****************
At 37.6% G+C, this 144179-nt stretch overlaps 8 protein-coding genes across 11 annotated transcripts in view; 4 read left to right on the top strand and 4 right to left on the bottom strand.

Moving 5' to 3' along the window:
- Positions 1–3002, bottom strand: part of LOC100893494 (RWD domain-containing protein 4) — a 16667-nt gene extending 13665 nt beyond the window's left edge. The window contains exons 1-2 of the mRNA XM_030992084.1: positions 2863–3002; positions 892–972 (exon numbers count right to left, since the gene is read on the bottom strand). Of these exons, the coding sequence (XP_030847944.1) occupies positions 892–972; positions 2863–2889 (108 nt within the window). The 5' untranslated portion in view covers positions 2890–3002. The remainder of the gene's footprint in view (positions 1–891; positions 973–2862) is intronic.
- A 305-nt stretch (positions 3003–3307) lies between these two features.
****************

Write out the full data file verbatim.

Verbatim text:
At 37.6% G+C, this 144179-nt stretch overlaps 8 protein-coding genes across 11 annotated transcripts in view; 4 read left to right on the top strand and 4 right to left on the bottom strand.

Moving 5' to 3' along the window:
- Positions 1–3002, bottom strand: part of LOC100893494 (RWD domain-containing protein 4) — a 16667-nt gene extending 13665 nt beyond the window's left edge. The window contains exons 1-2 of the mRNA XM_030992084.1: positions 2863–3002; positions 892–972 (exon numbers count right to left, since the gene is read on the bottom strand). Of these exons, the coding sequence (XP_030847944.1) occupies positions 892–972; positions 2863–2889 (108 nt within the window). The 5' untranslated portion in view covers positions 2890–3002. The remainder of the gene's footprint in view (positions 1–891; positions 973–2862) is intronic.
- A 305-nt stretch (positions 3003–3307) lies between these two features.